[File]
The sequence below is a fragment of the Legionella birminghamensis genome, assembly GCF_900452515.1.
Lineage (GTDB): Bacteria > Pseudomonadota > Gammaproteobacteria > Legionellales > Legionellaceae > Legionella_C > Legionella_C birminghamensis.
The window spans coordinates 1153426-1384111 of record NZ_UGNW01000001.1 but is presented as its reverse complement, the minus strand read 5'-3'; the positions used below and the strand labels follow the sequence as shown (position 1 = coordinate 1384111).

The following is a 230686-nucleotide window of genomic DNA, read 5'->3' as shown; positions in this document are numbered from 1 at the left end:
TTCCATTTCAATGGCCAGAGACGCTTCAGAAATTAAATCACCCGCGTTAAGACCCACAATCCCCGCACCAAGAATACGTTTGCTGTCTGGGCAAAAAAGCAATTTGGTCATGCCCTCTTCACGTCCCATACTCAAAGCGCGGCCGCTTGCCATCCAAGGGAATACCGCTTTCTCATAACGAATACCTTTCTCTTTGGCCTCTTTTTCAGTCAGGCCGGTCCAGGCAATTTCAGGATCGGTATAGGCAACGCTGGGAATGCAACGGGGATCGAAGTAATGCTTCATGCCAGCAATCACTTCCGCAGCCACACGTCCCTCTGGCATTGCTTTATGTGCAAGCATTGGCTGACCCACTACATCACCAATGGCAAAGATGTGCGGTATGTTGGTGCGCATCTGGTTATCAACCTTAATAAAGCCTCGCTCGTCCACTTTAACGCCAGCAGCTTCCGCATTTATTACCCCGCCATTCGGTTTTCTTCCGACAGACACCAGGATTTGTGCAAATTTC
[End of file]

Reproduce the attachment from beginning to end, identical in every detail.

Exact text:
The sequence below is a fragment of the Legionella birminghamensis genome, assembly GCF_900452515.1.
Lineage (GTDB): Bacteria > Pseudomonadota > Gammaproteobacteria > Legionellales > Legionellaceae > Legionella_C > Legionella_C birminghamensis.
The window spans coordinates 1153426-1384111 of record NZ_UGNW01000001.1 but is presented as its reverse complement, the minus strand read 5'-3'; the positions used below and the strand labels follow the sequence as shown (position 1 = coordinate 1384111).

The following is a 230686-nucleotide window of genomic DNA, read 5'->3' as shown; positions in this document are numbered from 1 at the left end:
TTCCATTTCAATGGCCAGAGACGCTTCAGAAATTAAATCACCCGCGTTAAGACCCACAATCCCCGCACCAAGAATACGTTTGCTGTCTGGGCAAAAAAGCAATTTGGTCATGCCCTCTTCACGTCCCATACTCAAAGCGCGGCCGCTTGCCATCCAAGGGAATACCGCTTTCTCATAACGAATACCTTTCTCTTTGGCCTCTTTTTCAGTCAGGCCGGTCCAGGCAATTTCAGGATCGGTATAGGCAACGCTGGGAATGCAACGGGGATCGAAGTAATGCTTCATGCCAGCAATCACTTCCGCAGCCACACGTCCCTCTGGCATTGCTTTATGTGCAAGCATTGGCTGACCCACTACATCACCAATGGCAAAGATGTGCGGTATGTTGGTGCGCATCTGGTTATCAACCTTAATAAAGCCTCGCTCGTCCACTTTAACGCCAGCAGCTTCCGCATTTATTACCCCGCCATTCGGTTTTCTTCCGACAGACACCAGGATTTGTGCAAATTTC